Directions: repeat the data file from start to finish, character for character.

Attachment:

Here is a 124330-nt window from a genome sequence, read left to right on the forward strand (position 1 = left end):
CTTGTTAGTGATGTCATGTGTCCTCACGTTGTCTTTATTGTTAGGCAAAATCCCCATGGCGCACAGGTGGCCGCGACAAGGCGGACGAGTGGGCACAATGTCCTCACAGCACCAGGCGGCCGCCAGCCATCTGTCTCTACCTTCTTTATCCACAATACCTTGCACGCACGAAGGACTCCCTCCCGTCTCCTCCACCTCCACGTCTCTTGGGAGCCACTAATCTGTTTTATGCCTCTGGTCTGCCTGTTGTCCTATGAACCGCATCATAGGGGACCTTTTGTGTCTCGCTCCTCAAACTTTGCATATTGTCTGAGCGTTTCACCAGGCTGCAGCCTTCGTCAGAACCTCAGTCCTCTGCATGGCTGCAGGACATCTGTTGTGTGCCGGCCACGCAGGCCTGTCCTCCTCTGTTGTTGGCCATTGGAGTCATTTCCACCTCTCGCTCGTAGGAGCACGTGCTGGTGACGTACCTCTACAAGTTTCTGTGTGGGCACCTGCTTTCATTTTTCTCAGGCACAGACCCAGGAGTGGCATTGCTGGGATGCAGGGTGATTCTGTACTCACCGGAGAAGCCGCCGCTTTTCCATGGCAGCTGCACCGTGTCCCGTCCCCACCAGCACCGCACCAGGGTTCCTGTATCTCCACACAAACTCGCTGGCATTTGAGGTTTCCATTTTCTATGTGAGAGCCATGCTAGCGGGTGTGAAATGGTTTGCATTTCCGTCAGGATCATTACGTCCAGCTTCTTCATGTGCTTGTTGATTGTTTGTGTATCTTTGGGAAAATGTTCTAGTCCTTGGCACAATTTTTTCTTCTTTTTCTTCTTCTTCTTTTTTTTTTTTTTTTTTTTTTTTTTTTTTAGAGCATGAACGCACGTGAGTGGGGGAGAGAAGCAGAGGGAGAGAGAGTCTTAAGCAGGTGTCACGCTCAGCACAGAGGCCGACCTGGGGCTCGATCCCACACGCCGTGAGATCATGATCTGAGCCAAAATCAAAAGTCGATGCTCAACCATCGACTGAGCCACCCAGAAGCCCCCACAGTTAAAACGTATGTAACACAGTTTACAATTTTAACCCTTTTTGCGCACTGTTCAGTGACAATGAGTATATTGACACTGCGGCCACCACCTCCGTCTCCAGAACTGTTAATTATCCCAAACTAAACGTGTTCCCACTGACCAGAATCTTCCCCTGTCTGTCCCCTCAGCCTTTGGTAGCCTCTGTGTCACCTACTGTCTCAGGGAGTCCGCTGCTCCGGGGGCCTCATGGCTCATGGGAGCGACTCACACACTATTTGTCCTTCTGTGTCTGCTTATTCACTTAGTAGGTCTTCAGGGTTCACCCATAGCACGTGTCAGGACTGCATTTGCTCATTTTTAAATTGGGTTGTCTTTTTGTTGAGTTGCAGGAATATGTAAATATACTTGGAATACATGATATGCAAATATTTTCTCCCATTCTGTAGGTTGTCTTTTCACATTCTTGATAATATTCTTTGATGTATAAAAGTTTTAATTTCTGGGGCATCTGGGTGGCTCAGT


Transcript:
Here is a 124330-nt window from a genome sequence, read left to right on the forward strand (position 1 = left end):
CTTGTTAGTGATGTCATGTGTCCTCACGTTGTCTTTATTGTTAGGCAAAATCCCCATGGCGCACAGGTGGCCGCGACAAGGCGGACGAGTGGGCACAATGTCCTCACAGCACCAGGCGGCCGCCAGCCATCTGTCTCTACCTTCTTTATCCACAATACCTTGCACGCACGAAGGACTCCCTCCCGTCTCCTCCACCTCCACGTCTCTTGGGAGCCACTAATCTGTTTTATGCCTCTGGTCTGCCTGTTGTCCTATGAACCGCATCATAGGGGACCTTTTGTGTCTCGCTCCTCAAACTTTGCATATTGTCTGAGCGTTTCACCAGGCTGCAGCCTTCGTCAGAACCTCAGTCCTCTGCATGGCTGCAGGACATCTGTTGTGTGCCGGCCACGCAGGCCTGTCCTCCTCTGTTGTTGGCCATTGGAGTCATTTCCACCTCTCGCTCGTAGGAGCACGTGCTGGTGACGTACCTCTACAAGTTTCTGTGTGGGCACCTGCTTTCATTTTTCTCAGGCACAGACCCAGGAGTGGCATTGCTGGGATGCAGGGTGATTCTGTACTCACCGGAGAAGCCGCCGCTTTTCCATGGCAGCTGCACCGTGTCCCGTCCCCACCAGCACCGCACCAGGGTTCCTGTATCTCCACACAAACTCGCTGGCATTTGAGGTTTCCATTTTCTATGTGAGAGCCATGCTAGCGGGTGTGAAATGGTTTGCATTTCCGTCAGGATCATTACGTCCAGCTTCTTCATGTGCTTGTTGATTGTTTGTGTATCTTTGGGAAAATGTTCTAGTCCTTGGCACAATTTTTTCTTCTTTTTCTTCTTCTTCTTTTTTTTTTTTTTTTTTTTTTTTTTTTTTAGAGCATGAACGCACGTGAGTGGGGGAGAGAAGCAGAGGGAGAGAGAGTCTTAAGCAGGTGTCACGCTCAGCACAGAGGCCGACCTGGGGCTCGATCCCACACGCCGTGAGATCATGATCTGAGCCAAAATCAAAAGTCGATGCTCAACCATCGACTGAGCCACCCAGAAGCCCCCACAGTTAAAACGTATGTAACACAGTTTACAATTTTAACCCTTTTTGCGCACTGTTCAGTGACAATGAGTATATTGACACTGCGGCCACCACCTCCGTCTCCAGAACTGTTAATTATCCCAAACTAAACGTGTTCCCACTGACCAGAATCTTCCCCTGTCTGTCCCCTCAGCCTTTGGTAGCCTCTGTGTCACCTACTGTCTCAGGGAGTCCGCTGCTCCGGGGGCCTCATGGCTCATGGGAGCGACTCACACACTATTTGTCCTTCTGTGTCTGCTTATTCACTTAGTAGGTCTTCAGGGTTCACCCATAGCACGTGTCAGGACTGCATTTGCTCATTTTTAAATTGGGTTGTCTTTTTGTTGAGTTGCAGGAATATGTAAATATACTTGGAATACATGATATGCAAATATTTTCTCCCATTCTGTAGGTTGTCTTTTCACATTCTTGATAATATTCTTTGATGTATAAAAGTTTTAATTTCTGGGGCATCTGGGTGGCTCAGT